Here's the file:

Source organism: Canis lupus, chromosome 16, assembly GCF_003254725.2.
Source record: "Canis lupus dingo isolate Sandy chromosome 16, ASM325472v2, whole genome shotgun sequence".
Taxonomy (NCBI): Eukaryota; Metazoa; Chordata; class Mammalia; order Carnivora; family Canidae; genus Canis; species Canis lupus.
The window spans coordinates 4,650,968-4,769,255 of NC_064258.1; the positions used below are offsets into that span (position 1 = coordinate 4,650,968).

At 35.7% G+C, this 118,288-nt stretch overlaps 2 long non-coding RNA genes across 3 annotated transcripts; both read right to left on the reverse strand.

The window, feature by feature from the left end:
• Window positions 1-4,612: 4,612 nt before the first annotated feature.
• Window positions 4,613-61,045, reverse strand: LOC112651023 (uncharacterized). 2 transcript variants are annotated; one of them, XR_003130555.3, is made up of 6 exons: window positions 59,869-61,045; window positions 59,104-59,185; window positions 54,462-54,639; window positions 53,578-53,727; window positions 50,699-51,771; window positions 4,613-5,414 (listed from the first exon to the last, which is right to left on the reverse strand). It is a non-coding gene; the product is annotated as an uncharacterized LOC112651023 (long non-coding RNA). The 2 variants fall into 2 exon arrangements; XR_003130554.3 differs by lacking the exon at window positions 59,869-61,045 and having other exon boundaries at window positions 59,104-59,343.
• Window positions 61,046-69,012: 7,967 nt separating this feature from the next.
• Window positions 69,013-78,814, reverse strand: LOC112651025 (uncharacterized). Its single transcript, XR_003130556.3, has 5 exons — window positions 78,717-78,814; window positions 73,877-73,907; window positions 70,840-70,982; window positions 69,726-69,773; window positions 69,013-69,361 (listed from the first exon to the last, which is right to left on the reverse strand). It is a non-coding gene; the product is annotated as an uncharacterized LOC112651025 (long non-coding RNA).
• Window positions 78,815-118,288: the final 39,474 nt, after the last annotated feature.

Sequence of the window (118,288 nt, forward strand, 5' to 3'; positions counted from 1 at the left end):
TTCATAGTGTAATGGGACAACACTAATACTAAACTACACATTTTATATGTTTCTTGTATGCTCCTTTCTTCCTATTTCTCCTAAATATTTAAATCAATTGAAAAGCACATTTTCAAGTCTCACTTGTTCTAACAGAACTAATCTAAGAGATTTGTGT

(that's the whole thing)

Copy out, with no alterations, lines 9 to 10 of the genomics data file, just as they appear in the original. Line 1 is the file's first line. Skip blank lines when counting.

• Window positions 61,046-69,012: 7,967 nt separating this feature from the next.
• Window positions 69,013-78,814, reverse strand: LOC112651025 (uncharacterized). Its single transcript, XR_003130556.3, has 5 exons — window positions 78,717-78,814; window positions 73,877-73,907; window positions 70,840-70,982; window positions 69,726-69,773; window positions 69,013-69,361 (listed from the first exon to the last, which is right to left on the reverse strand). It is a non-coding gene; the product is annotated as an uncharacterized LOC112651025 (long non-coding RNA).